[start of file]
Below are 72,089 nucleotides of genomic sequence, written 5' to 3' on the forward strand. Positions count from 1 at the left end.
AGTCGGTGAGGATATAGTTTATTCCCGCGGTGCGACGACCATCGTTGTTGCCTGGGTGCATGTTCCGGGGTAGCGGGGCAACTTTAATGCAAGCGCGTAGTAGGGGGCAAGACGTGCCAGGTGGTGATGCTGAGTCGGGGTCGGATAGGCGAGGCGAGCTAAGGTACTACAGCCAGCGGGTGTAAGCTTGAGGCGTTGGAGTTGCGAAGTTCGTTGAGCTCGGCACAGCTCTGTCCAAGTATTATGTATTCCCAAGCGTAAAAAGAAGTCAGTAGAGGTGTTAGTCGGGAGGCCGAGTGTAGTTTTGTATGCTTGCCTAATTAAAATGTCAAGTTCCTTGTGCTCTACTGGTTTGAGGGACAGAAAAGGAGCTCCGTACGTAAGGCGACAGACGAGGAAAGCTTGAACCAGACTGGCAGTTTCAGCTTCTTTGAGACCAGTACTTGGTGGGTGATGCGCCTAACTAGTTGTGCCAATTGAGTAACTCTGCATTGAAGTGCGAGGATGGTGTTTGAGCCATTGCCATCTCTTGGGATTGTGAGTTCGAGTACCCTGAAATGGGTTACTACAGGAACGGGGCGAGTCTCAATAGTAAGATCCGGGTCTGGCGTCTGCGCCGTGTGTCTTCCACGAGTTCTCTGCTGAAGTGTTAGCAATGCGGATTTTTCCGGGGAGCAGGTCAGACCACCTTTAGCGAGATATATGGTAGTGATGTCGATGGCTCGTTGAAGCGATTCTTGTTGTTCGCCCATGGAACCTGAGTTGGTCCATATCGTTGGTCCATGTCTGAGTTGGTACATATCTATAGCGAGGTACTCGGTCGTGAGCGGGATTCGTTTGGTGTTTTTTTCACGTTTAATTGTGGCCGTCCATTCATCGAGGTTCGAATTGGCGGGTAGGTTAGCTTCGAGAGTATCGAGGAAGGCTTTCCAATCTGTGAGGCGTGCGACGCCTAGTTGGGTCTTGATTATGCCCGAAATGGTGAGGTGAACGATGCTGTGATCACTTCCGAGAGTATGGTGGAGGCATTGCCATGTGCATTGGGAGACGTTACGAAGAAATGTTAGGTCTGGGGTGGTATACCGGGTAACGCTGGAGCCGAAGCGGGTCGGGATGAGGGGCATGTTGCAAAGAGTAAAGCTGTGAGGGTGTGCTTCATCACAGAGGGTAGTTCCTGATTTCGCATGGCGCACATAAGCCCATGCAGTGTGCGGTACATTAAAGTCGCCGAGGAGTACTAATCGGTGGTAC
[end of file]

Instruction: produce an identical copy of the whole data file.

Below are 72,089 nucleotides of genomic sequence, written 5' to 3' on the forward strand. Positions count from 1 at the left end.
AGTCGGTGAGGATATAGTTTATTCCCGCGGTGCGACGACCATCGTTGTTGCCTGGGTGCATGTTCCGGGGTAGCGGGGCAACTTTAATGCAAGCGCGTAGTAGGGGGCAAGACGTGCCAGGTGGTGATGCTGAGTCGGGGTCGGATAGGCGAGGCGAGCTAAGGTACTACAGCCAGCGGGTGTAAGCTTGAGGCGTTGGAGTTGCGAAGTTCGTTGAGCTCGGCACAGCTCTGTCCAAGTATTATGTATTCCCAAGCGTAAAAAGAAGTCAGTAGAGGTGTTAGTCGGGAGGCCGAGTGTAGTTTTGTATGCTTGCCTAATTAAAATGTCAAGTTCCTTGTGCTCTACTGGTTTGAGGGACAGAAAAGGAGCTCCGTACGTAAGGCGACAGACGAGGAAAGCTTGAACCAGACTGGCAGTTTCAGCTTCTTTGAGACCAGTACTTGGTGGGTGATGCGCCTAACTAGTTGTGCCAATTGAGTAACTCTGCATTGAAGTGCGAGGATGGTGTTTGAGCCATTGCCATCTCTTGGGATTGTGAGTTCGAGTACCCTGAAATGGGTTACTACAGGAACGGGGCGAGTCTCAATAGTAAGATCCGGGTCTGGCGTCTGCGCCGTGTGTCTTCCACGAGTTCTCTGCTGAAGTGTTAGCAATGCGGATTTTTCCGGGGAGCAGGTCAGACCACCTTTAGCGAGATATATGGTAGTGATGTCGATGGCTCGTTGAAGCGATTCTTGTTGTTCGCCCATGGAACCTGAGTTGGTCCATATCGTTGGTCCATGTCTGAGTTGGTACATATCTATAGCGAGGTACTCGGTCGTGAGCGGGATTCGTTTGGTGTTTTTTTCACGTTTAATTGTGGCCGTCCATTCATCGAGGTTCGAATTGGCGGGTAGGTTAGCTTCGAGAGTATCGAGGAAGGCTTTCCAATCTGTGAGGCGTGCGACGCCTAGTTGGGTCTTGATTATGCCCGAAATGGTGAGGTGAACGATGCTGTGATCACTTCCGAGAGTATGGTGGAGGCATTGCCATGTGCATTGGGAGACGTTACGAAGAAATGTTAGGTCTGGGGTGGTATACCGGGTAACGCTGGAGCCGAAGCGGGTCGGGATGAGGGGCATGTTGCAAAGAGTAAAGCTGTGAGGGTGTGCTTCATCACAGAGGGTAGTTCCTGATTTCGCATGGCGCACATAAGCCCATGCAGTGTGCGGTACATTAAAGTCGCCGAGGAGTACTAATCGGTGGTAC